Garden City Telegram from Garden City, Kansas on October 25, 1962 · Page 13
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Garden City Telegram from Garden City, Kansas · Page 13

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Garden City, Kansas
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Thursday, October 25, 1962
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Page 13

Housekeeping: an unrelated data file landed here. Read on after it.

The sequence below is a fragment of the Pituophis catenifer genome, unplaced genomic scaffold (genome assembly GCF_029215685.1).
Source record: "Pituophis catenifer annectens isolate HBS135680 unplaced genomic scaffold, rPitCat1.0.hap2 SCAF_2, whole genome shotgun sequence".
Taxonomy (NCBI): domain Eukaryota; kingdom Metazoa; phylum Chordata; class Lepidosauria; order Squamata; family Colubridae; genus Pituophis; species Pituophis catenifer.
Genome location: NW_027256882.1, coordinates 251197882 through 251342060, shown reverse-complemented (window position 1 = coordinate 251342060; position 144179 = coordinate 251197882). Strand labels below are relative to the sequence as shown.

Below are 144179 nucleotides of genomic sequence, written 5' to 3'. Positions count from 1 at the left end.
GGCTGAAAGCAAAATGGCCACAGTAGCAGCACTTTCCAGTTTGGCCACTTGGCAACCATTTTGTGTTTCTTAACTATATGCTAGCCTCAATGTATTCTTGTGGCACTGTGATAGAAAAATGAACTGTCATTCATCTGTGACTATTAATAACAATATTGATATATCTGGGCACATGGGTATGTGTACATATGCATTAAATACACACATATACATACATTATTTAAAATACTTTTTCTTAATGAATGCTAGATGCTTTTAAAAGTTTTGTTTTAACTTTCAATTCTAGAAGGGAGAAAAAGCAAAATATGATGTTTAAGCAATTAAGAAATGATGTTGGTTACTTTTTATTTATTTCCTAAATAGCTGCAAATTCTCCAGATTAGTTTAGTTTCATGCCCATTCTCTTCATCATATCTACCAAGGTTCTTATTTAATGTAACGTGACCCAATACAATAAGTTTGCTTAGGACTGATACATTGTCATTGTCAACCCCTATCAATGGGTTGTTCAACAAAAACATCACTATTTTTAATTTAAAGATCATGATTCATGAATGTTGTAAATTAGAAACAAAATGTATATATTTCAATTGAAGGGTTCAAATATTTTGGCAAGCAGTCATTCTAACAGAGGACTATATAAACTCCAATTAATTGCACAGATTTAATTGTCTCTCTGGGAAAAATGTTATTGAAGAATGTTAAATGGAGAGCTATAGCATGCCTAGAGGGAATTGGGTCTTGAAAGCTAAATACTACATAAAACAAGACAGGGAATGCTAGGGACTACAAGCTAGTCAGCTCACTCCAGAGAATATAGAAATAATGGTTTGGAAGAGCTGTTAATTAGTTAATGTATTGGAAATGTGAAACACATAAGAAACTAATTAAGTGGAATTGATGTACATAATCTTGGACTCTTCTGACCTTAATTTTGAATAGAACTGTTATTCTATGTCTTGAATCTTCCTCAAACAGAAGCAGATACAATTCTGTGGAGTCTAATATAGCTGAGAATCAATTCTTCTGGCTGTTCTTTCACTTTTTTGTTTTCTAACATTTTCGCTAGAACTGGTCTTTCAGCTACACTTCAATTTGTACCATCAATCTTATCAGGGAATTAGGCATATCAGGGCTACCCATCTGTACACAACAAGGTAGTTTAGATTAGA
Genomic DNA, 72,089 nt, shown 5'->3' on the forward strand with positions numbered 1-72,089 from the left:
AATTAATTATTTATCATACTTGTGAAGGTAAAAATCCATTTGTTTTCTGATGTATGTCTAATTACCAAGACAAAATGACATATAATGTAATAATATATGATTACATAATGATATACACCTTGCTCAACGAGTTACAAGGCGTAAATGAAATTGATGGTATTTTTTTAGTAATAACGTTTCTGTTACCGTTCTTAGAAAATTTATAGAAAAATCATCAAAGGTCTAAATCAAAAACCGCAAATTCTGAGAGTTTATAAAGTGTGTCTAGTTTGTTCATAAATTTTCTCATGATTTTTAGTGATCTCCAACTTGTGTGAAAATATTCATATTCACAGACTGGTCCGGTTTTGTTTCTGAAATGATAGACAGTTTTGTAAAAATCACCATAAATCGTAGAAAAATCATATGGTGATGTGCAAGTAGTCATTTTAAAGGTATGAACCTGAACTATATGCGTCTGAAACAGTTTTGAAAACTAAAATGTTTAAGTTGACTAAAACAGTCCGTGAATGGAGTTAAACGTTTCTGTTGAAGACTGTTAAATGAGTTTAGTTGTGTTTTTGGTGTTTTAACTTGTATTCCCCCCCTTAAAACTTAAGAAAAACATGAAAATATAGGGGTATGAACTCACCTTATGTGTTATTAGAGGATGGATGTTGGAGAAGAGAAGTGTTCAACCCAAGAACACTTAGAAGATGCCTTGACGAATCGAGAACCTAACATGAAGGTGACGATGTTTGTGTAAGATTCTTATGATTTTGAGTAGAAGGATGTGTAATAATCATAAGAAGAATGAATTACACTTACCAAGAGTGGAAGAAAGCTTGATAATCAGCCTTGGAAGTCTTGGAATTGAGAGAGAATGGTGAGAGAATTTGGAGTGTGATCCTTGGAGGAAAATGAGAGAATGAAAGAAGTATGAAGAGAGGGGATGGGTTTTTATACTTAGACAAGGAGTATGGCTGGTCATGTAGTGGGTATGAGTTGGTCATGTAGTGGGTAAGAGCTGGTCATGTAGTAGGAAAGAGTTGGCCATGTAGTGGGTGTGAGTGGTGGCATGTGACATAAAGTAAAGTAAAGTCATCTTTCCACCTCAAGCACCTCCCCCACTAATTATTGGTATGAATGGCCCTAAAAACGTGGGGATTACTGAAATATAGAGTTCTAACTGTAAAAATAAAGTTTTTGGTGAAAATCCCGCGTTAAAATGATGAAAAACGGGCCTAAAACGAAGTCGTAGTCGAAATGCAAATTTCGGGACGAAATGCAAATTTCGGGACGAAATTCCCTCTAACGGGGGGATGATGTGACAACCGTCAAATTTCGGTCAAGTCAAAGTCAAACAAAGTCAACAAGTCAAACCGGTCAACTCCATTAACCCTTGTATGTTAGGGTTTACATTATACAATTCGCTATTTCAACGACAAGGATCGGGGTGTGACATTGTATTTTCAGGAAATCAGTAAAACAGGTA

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Dole-Voting Record (Continued from page 1.) Where was Breeding? He did not vote. Dole voted for the Postal rate bill, including an amendment to prohibit the Communist mall subsidy-something he had been trying to get done for months. Breeding wasn't there to vote. , Dole voted for the Agricultural Appropriations bill, which makes money available, among many other things, for school lunches, REA, PL480 to finance expanded exports of surplus wheat and other commodities. Breeding didn't even make it back to* Washington fQr this! Opponent Still Absent Dole voted to send the foreign aid bill back to committee to reduce the appropriation by $100 million. Breeding was still absent Dole voted yes on final passage of the trade expansion act to cooperate with nations of the Free World. Breeding was hot there. Dole voted for a-self-employed retirement bill to permit farmers, small business men and professional men to establish retirement funds. But Breeding didn't vote. Dole voted to limit free mailings by members of Congress, and Breeding, who still wasn't there, was flooding the mails with "box- holder" material mailed free under his franking privilege at taxpayers' expense. Some time ago, Dole introduced an amendment to limit oil imports. It was defeated by the Kennedy administration. Breeding "took a powder," and did not vote. He opposes Kennedy spending schemes, increases in the debt limit, the mandatory Freeman farm bill and increased controls. Basic Beliefs Bob Dole believes our future growth and prosperity depend upon the initiative and ingenuity of a free people;, upon an economic climate which encourages the spirit, the aims, the ambitions of individual Americans, working together through education, research and training to build a better future for our children and grandchildren. Bob Dole believes farm income must be maintained without loss of farm freedoms. He will continue to work for Voluntary action;, against mandatory controls, jail sentences and harsh fines for farmers ai he has in the past. Bob Dole will continue to oppose the Kennedy grab for power;, the expensive Kennedy spending schemes which will add to the crushing burdens of the American taxpayer. His philosophy is sound;, he is a vigorous and effective fighter for our area, and will never be a "rubber stamp" for anybody. A MODEST FAMILY COTTAGE - The Dole's live in a snug 4-room bungalow at Russell. Mrs. Dole and daughter, .Robin, are discussing a sc'.iool workbook lesson. Freeman Attack Boon To Dole's Campaign To Dole's Credit "The magazine (Time) then puts it all in a nutshell by stating that Breeding is a "Liberal Democrat" and Dole is a "Conservative Republican" and they don't agree on anything. And we might add-To Dole's credit.-Pratt Daily Tribune. Secretary Freeman has demonstrated clearly to First District voters, and to the nation, that he deals not only in half- truths but also in half-sentences. Smarting from Rep. Bob Dole's dogged insistence that the Billie Sol Estes scandal in Texas be investigated thoroughly the secretary snatched a few words from a sentence written by • Dole, deliberately distorted their intent, then launched into a political tirade against Dole. Shocking revelations of Agriculture Department actions in dealings with Estes should convince Freeman and the voters that Dole does not know how to run from a fight. Dole had written the secretary. In his letter was this sentence: "It seems to me that wheat should remain in the general area where it was produced, if storage spac<; is available, and should be moved only to meet domestic and export needs." Searching frantically for a political peg to hang his troubled hat, Freeman cut this sentence in half, putting his own period after the word "produced." With this Freeman-made sentence, the secretary then jumped into political water well over his head. He accused Dole of favoring storage of grain rather than its sale toJapan Six Basic Reasons There are six basic reasons why Secretary Freeman would stoop to such ridiculous vituperation. Once they are understood, voters will better understand Freeman's foolishness. These are the reasons: 1. Bob Dole introduced the first resolution (April 16, 1962) calling for a complete investiga- tion .of the Billie Sol Estes case which has rocked the Department of Agriculture to its foundations. Freeman didn'i like this. 2. Bob Dole first exposed the fact that 5.2 million bushels of wheat grown in our area had been shipped to Estes elevators in West Texas after his machinations were known to USDA officials. Freeman didn't like this. 3. In June, 1962, Congressman Dole forced legal counsel for the USDA to publicly admit before the House Agriculture Committee that there were new and harsh penalities against farmers in the Freeman farm bill, including jail sentences and fines up to $5,000. And Freeman didn't like this. 4. Bob Dole offered an amendment to the Agriculture appropriations bill to prohibit the use of public funds to lobby for and promote pending farm legislation. Taxpayers should not foot the bills for lobbyists. But Freeman's forces defeated this bill and the public still pays for USDA lobbying activities. 5. Dole voted against Freeman's scheme to ship 126 million bushels of wheat to metropolitan areas under the guise of Civil Defense. Rep. Albert Thomas, Texas Democrat, denounced the Freeman proposal as a "gigantic boondoggle." Dole was in the forefront of the fight against it. Freeman didn't like that, either. 6. Dole was a vigorous and effective fighter against Freeman's compulsory farm bill, against Freeman's request to establish marketing quotas on 256 farm commodities (including livestock), and against the political transfer of feed grain acreage from Kansas to other states. Dole was vocal, effective, zealous in leading the fight against the Free- Will Disavow Supporters Too often, intense campaigns for high public offices are marred by over-enthusiastic supporters who feel they aid their candidate's cause by ripping down the signs and posters of his opponent. Rep. Bob Dole, Republican nominee for Congress from the First District, today announced that he will disavow the support of any person tampering with the political placards of his opponent or of any other candidate for any office. "These acts," Dole declared, "are outright vandalism-childish behavior which has no place in a general election campaign." man proposals. Freeman certainly didn't like that. 7. Bob Dole offered an amendment to the Agricultural Appropriations bill to prohibit the use of public funds to lobby for and promote pending farm legislation. Freeman didn't like this. Freeman Frenzy For these reasons, the secretary chopped a sentence in half in a sorry attempt to put words in Dole's mouth that Dole did not say. To the Freeman frenzy, Dole replied simply and in these words: "We should move, every bushel of grain we can sell, and I hope we sell it all. "But until there is a market for the grain, it should not be shifted from one location to another, and should be retained in the area where it is grown, stored on the farm and at country elevators to eliminate unnecessary shipping expense. "When there is a market for the grain, by all means, it should be moved." Who Represents The Big First? Last week was a crucial week in Washington. Under consideration were the; bills to call up reserves by the President if a greater emergency demands it; Congressional resolutions demanding some administration action on Cuba; conferences on the foreign aid bill and several other issues of great importance. And who was there working? Congressman Bob Dole cancelled any appointment he may have had in his Western Kansas campaign and remained in Washington because there was important work to do. Congressman Floyd Breeding kicked off a week long campaign in the Big First... and kept up a full schedule of campaigning for r<s-election to the Congress which at the time was considering that important legislation. ~. There is a tight race for reelection between the two Congressman from the .consolidated district, and both men probably needed the campaign time equally. But Congressman Dole stayed on the job in Washington for important legislation to be faced. That is one of the ways he has acquired his reputation as a hard working,'sincere Representative, doing the job for which he was elected, representing the conservative thinking of conservative western Kansas, where constitutional government still gets more than lip service.-Jay Baugh in the Ulysses News. Tax Reform Sorely Needed Rep. Bob Dole, R-Kan., says that while tax reform and revision are sorely needed, "the tax reform that would help most would be a cut in federal spending." "But President Kennedy carefully avoids that subject," the Republican nominee for re-election in the First Congressional District noted. "Instead, the New Frontier spokesmen send up trial bal- lons about eliminating the extra $600 exemption for persons over 65-the very persons hit hardest by advancing prices and advancing taxes because they live largely on fixed incomes. "Or they speak of eliminating the deduction for income tax purposes of interest paid on mortgages by the old and the young struggling to buy their own homes. They also speak of the elimination of joint return benefits." Dole suggested strongly that if President Kennedy pulls into Kansas with his New Frontier in this campaign, he should be prepared to say what sort of tax legislation he has in mind to aid the small taxpayer. "So far, the things talked about the most would hit small taxpayers the hardest," Dole said. "It is all very well to talk about a tax cut, but Kansans are smart enought to know that one way or another, the bill for huge federal spending must be paid. They know, too, that a reduction in government costs would be the best tax reform we could enact." Bob Dole Vigorous, Tireless on Campaign Trail